Scabies, tuberculosis and cholera: GGC detects infectious diseases in Brussels

A new campaign aims to persuade Brussels doctors to report infectious diseases to the Brussels government. “There is already more awareness, but we have a feeling that we are still missing a lot of reports.”

In order to better detect infectious diseases and eliminate them in the bud, the Gulf Cooperation Council calls on doctors to report these diseases more quickly.
Since the Sixth State Reform, the GGC has been working on disease prevention and detection.

Scabies, tuberculosis, whooping cough, cholera: If you encounter these terms only in Russian blockbuster novels, it’s partly because of Adraee Toami (31), a medical health inspector for the Joint Community Committee (GGC). With a team of twelve doctors, nurses and administrative staff, she tries to nip hotspots of infectious diseases in the bud. They do this, just as with Covid, by tracing and contacting everyone the patient has been in contact with – in 2023 there were already 3,500 contacts. Vaccination, isolation, or antibiotics are the most common prescriptions to prevent further spread. “I can even ask the mayor to impose measures such as isolation, if necessary,” Tohme says.

© Saskia Vanderstijl

| Andre Tohme, Health Inspector: “Some patients do not undergo testing, even if the doctor asks them to, for example because they are afraid of needles. So some patients go to the doctor, but not to the laboratory. We must avoid that people are not reported about her.”

But of course there must first be a report of such an infection. This can be done by general practitioners or doctors from the CLB or its French-speaking counterpart CPMS, but laboratories or hospitals can also report such an infectious disease to the doctor-health inspector, which is mandatory. “We only notice that we receive more reports from laboratories than from doctors,” Tohme says. “This can be a problem. Some patients do not get tested, even if the doctor asks them to, for example because they are afraid of needles. So some of it reaches the doctor, but not the laboratory. We must avoid under-reporting these people.” “Doctors often say that they do not have time to submit a report because they have to fill out many fields online. Hence this campaign for doctors in which we emphasize that even an email is enough.”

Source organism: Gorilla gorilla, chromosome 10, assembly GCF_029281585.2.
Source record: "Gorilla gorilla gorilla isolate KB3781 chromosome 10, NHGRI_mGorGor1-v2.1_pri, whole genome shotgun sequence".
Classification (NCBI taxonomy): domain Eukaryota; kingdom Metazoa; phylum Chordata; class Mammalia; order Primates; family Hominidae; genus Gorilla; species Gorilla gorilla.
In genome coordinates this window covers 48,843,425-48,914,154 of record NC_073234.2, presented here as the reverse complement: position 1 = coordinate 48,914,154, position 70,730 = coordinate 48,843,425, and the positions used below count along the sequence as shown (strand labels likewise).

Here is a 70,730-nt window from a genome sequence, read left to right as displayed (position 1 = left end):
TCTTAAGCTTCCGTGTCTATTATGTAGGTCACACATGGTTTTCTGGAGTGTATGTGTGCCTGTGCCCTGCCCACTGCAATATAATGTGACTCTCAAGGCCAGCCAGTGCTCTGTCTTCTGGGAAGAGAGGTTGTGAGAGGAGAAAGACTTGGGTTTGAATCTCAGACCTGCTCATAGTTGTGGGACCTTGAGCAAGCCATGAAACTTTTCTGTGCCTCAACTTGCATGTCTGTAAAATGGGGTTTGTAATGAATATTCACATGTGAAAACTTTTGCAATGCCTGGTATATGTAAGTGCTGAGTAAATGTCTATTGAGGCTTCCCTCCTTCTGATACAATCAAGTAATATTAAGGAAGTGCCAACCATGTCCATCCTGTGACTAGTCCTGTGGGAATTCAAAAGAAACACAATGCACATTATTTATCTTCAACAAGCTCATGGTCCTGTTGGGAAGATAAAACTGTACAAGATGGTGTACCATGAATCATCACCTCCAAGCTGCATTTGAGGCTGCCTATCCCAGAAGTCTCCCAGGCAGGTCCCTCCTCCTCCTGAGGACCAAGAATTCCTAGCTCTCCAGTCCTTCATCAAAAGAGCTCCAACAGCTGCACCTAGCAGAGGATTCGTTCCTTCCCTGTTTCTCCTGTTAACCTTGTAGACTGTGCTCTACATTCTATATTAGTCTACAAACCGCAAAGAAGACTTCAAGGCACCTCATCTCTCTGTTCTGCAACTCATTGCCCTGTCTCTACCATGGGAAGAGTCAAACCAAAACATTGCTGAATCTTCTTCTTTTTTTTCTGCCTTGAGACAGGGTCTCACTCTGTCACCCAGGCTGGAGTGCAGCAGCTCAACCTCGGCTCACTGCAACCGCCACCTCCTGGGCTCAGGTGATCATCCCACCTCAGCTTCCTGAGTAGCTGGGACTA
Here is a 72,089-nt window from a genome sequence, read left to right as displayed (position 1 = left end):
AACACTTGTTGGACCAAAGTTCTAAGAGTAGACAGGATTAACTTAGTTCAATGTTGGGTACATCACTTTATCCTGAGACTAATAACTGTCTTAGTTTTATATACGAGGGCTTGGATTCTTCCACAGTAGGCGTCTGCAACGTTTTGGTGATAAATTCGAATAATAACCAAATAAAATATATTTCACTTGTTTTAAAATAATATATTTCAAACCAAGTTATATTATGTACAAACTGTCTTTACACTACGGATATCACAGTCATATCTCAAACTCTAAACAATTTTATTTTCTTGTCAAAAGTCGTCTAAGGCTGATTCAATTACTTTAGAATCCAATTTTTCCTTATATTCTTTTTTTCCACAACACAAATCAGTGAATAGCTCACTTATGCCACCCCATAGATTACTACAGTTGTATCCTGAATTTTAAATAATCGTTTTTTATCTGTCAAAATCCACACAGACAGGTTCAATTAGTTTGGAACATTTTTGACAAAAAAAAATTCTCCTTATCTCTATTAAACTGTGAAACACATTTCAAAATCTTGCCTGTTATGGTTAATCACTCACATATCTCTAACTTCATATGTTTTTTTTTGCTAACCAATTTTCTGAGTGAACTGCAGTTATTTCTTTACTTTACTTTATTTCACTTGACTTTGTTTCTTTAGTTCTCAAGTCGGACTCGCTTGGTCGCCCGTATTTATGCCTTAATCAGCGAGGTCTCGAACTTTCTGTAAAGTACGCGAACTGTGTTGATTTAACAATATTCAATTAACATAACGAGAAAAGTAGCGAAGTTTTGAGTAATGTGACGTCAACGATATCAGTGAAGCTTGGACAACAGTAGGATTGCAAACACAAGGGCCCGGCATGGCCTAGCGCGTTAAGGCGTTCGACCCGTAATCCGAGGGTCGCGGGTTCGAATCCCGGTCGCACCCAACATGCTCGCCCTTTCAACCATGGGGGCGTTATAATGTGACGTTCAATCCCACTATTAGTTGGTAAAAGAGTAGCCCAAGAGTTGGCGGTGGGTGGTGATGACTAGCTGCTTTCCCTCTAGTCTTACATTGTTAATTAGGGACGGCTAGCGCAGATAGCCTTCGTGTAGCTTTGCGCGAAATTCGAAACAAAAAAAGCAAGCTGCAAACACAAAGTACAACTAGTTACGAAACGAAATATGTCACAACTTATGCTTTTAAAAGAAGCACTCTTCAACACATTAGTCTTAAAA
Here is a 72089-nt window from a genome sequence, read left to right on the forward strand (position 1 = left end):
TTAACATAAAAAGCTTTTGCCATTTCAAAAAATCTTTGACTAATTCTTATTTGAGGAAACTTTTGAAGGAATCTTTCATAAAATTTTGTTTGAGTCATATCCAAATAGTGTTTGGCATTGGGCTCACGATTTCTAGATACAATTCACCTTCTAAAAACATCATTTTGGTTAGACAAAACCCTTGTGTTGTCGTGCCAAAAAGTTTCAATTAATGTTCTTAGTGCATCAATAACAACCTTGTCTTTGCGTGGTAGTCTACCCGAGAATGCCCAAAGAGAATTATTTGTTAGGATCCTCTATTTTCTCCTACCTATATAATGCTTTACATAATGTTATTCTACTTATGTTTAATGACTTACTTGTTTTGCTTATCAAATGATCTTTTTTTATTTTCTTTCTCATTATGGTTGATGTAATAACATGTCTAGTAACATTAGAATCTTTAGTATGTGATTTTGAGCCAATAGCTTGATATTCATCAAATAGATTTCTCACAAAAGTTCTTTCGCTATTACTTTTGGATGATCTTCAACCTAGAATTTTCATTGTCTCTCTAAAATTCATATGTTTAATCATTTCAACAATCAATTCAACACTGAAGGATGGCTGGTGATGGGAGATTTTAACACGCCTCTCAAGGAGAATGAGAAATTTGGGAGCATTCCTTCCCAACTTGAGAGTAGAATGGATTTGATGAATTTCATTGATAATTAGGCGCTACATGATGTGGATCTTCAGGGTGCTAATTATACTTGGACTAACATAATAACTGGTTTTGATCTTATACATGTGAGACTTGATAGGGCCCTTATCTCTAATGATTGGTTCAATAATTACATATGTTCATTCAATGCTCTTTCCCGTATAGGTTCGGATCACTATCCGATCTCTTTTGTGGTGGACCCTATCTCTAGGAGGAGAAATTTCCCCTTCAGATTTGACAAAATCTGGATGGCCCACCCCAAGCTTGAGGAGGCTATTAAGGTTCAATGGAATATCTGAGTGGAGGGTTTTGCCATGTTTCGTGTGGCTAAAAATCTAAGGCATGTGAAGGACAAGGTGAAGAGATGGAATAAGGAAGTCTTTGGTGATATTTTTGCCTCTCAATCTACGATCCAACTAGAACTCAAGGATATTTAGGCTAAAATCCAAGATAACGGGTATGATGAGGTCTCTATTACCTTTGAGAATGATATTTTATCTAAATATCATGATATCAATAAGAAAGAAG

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Terring

Tuberculosis, scabies, whooping cough and diphtheria constitute the top four most common infectious diseases that require mandatory reporting almost every year. To be clear, these are low numbers: in 2021 there were 592 reports, in 2022 there were 955, and in 2023 there were actually 981 – for all diseases together. So on the upside. “But there is also more awareness and I think more reporting is being done. So we cannot simply say that there are more diseases now than before.

1868 Andre Tammy opposed GGC Hygiene Inspector 2

© Saskia Vanderstijl

| With a team of twelve doctors, nurses and administrative staff, Andre Tammy tries to nip infectious disease outbreaks in the bud.

However, every now and then there is a “close call”. This was the case this year at the Ariane transit center in Loulouis-Saint-Lambert, where Ukrainians and asylum seekers are received. There were nine cases of measles in April and May. “It’s a highly contagious virus,” Tohme says. “One person can infect twelve to eighteen others.” The vast majority of Belgians have been vaccinated against measles, but asylum seekers are not always vaccinated. “We sent a text message to all the people with whom the first patient had been in contact, in the waiting room of the immigration office, asking them to go to the medical point for refugees (to Pacheco, editor). But we also went from house to house, in Ariane or in any Somewhere else, if they have already moved in the meantime.”

“Some asylum seekers initially did not want to be vaccinated because of all the hype surrounding coronavirus vaccines, or because they believed they had already been vaccinated against measles, but were unable to prove it. Fortunately, I was able to convince them, and it helps that I also speak Arabic and am a doctor. But this campaign was successful: only nine cases out of six or seven hundred people.”

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It is not a matter of poor hygiene

The squat on Paleizenstraat is another well-known example of a place where cases of scabies and even diphtheria have arisen, but there too the situation was well managed. These examples may give the impression that asylum seekers or securities holders in particular, in sometimes harsh living conditions, are vulnerable to infectious diseases. “Although the vaccination rate in the country of origin for some diseases is suboptimal, these diseases remain major exceptions in those groups,” says Tohme. “It is a misconception that scabies, for example, is caused by poor hygiene. It can really happen to anyone.

Megan Vasquez

"Creator. Coffee buff. Internet lover. Organizer. Pop culture geek. Tv fan. Proud foodaholic."

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